21 April

Feature: Elizabeth Debicki for Flaunt!

It’s been a breathless few months for Elizabeth Debicki and it shows no sign of slowing down. The Australian converses from her apartment in Brooklyn, where she’s having a momentary break from learning lines for her next role. She’s just finished filming on one of her biggest roles to date—playing Diana, Princess of Wales, in the upcoming season of The Crown— and next week, she’s back on set with James Gunn, filming the third installment of Guardians of the Galaxy.

Sitting on the floor, leaning against her sofa, and grabbing a quick slice of pizza, Debicki says she’s happy to be busy and among people again after a “surreal” lockdown spent largely alone. “At a certain point in the pandemic, I was super isolated,” Debicki says. She speaks slowly, in low tones, considering every question pensively, replying thoughtfully and reflectively. “It was before I’d gone back home to see my family and [because] of a number of factors, I went through this passage of time on my own. It’s incredible how your sense of self dissolves and becomes quite swampy and murky when you’re not touched or witnessed by people.”

The 31-year-old Australian actor, who was born in France and raised in Melbourne, has had little time for rest since landing a dream role straight out of drama school in 2013 in Baz Luhrmann’s The Great Gatsby—a role that won her the AACTA Award for Best Supporting Actress. A stint in theatre with Cate Blanchett followed, as did acclaimed roles in The Night Manager alongside Tom Hiddleston, the Steve McQueen-directed Widows, and Christopher Nolan’s Tenet—one of the first big films to hit theaters after lockdown.

Debicki, who recently debuted as the face of Dior Fine Jewelry, spent the majority of her twenties in front of a camera or audiences—without that in lockdown, she says, she lost her sense of self. “All of that illusion of you being self-sustaining in any way as an artist is shattered when suddenly people can’t congregate,” she considers. “I can do some acting in my living room like I’m currently doing, learning some lines. But what is it when I’m on my own? To actually do your craft, you have to be watched.”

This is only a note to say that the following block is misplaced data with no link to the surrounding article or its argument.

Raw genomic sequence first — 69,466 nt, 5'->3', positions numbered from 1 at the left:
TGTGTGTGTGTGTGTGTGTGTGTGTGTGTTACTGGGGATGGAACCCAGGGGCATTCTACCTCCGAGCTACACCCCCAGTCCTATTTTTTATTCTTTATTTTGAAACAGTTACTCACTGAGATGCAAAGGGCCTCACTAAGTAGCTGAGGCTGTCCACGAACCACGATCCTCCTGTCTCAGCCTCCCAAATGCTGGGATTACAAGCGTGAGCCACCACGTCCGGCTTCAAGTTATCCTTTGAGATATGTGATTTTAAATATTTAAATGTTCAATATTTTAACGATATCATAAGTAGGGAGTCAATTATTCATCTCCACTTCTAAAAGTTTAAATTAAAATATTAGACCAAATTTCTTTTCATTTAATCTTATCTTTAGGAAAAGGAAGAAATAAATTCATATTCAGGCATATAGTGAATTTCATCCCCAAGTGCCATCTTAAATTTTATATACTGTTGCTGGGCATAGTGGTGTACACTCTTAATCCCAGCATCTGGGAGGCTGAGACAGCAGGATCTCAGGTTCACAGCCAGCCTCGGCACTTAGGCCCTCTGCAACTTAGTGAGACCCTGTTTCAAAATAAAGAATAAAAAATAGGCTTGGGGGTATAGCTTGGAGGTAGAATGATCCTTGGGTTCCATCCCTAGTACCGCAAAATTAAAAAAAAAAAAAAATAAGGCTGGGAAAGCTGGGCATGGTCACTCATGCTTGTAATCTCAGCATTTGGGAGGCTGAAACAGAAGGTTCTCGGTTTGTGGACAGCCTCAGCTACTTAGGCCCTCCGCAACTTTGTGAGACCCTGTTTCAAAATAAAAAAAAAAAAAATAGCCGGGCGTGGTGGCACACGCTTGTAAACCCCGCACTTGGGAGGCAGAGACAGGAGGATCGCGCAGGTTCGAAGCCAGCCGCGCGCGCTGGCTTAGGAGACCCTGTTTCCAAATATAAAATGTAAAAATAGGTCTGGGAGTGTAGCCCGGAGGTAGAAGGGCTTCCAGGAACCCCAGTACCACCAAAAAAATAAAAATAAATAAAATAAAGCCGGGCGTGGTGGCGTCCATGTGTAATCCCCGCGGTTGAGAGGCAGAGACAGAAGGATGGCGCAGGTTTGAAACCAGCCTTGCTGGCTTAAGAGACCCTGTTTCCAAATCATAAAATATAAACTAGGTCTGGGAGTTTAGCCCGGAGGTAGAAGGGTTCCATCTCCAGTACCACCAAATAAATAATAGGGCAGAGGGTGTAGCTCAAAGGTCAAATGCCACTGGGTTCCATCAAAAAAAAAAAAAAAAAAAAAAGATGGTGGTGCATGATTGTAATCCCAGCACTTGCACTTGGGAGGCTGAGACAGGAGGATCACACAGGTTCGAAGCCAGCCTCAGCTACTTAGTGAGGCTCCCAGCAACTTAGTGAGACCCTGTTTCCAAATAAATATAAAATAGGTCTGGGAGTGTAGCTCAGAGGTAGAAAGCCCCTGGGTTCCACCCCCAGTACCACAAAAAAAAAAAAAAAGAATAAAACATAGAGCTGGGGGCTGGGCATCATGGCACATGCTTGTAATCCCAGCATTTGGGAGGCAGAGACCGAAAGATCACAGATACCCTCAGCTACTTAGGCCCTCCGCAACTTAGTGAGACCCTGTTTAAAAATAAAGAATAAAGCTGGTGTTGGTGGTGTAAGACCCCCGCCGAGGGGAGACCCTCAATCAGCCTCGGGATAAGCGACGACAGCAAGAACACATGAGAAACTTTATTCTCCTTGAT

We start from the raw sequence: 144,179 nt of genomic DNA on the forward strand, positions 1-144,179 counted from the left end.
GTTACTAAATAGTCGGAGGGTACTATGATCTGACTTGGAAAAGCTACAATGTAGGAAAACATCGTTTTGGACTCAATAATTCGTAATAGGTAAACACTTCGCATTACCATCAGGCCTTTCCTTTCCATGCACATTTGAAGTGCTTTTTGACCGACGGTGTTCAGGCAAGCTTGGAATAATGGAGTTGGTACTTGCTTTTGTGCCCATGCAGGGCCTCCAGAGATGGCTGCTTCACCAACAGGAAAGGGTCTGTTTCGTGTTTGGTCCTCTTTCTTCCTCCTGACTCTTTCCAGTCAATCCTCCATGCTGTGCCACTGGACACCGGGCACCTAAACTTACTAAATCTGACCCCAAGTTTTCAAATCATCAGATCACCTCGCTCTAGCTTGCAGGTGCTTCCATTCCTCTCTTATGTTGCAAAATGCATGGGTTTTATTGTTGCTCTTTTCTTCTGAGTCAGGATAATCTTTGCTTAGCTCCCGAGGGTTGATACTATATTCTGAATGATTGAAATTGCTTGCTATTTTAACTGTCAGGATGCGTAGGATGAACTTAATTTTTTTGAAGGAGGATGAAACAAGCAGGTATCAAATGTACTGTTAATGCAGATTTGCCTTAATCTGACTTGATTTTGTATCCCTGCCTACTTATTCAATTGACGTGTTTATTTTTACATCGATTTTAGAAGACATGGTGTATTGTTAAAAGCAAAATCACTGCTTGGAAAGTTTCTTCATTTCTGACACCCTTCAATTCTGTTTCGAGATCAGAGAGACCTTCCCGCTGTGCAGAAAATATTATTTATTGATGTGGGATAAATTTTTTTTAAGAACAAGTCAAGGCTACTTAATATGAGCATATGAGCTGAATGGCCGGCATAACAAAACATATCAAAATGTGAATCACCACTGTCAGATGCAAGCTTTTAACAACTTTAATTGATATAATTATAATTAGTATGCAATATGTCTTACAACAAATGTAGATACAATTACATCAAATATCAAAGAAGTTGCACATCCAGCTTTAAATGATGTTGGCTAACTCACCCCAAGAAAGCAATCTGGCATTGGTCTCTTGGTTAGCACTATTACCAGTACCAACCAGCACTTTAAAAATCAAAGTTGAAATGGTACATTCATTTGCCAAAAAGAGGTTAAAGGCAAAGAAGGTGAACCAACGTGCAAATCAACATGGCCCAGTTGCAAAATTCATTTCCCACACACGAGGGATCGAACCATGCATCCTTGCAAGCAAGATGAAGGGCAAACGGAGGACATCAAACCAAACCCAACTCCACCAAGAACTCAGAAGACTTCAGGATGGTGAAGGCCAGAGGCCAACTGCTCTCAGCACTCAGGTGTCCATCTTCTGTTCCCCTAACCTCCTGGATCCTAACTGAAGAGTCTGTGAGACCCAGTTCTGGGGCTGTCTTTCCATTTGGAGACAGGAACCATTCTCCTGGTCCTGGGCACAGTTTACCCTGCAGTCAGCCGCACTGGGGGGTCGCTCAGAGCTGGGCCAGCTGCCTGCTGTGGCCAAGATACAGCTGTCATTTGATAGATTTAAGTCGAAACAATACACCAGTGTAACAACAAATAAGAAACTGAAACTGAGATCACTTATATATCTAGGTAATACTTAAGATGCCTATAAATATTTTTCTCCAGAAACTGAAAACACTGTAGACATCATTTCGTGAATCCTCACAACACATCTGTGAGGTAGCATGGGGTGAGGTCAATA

Debicki elaborates how the lack of communication and contact with others took a toll. “When I was forced to stop, I remember it feeling absolutely devastating and I was full of internal chaos. I had this sense of like incoming entropy. I felt like it was all going to collapse because you build momentum [in your career], and you feel like momentum is the most important thing. I didn’t yet know how to stop, trust, rest, or recoup… It was telling the way that it hit me like this absolute, gut-wrenching thing. It all came crashing down and it was very confronting. You start to reassess and analyze.”

Even before the pandemic, Debicki says she was always prone to analyzing. After landing the role in Gatsby as Jordan Baker alongside Carey Mulligan, Leonardo DiCaprio, and Toby Maguire, Debicki says she walked away from that project anxious about where and when her next role would arrive. “I went back to my life after Gatsby thinking, ‘Was that it?’” She explains that she didn’t have another job for almost a year after filming and returned to a relatively normal existence in Sydney. “I remember going back to my very student-y life at that point. I was in a big house share and I’m not going to say it’s Withnail and I, but it was full of artists and people who were sculpting out of Styrofoam,” she laughs, “and everybody—apart from me—was smoking weed.”

Debicki shares that despite the success of her critically acclaimed turn in the film she “had to really hustle” for parts in the months that followed and often got rejected. “It was a very healthy kick-in-the-butt reality check,” Debicki says, reflecting on the period. She says it taught her the value of never taking her career for granted. “There are just no givens with this job,” she explains. “I would wrap on a big movie, and I would look at all of it wistfully, like… ‘Well, at least I got a shot! Thanks for having me!’” Debicki thinks it’s instilled in actors from “the beginning” about “how few and far between opportunity is” and a constant feeling of “you may not work again after [your current job]”— messages she’s taken to heart. “I guess I maybe did that to myself, to keep me working really hard.” [More at Source]

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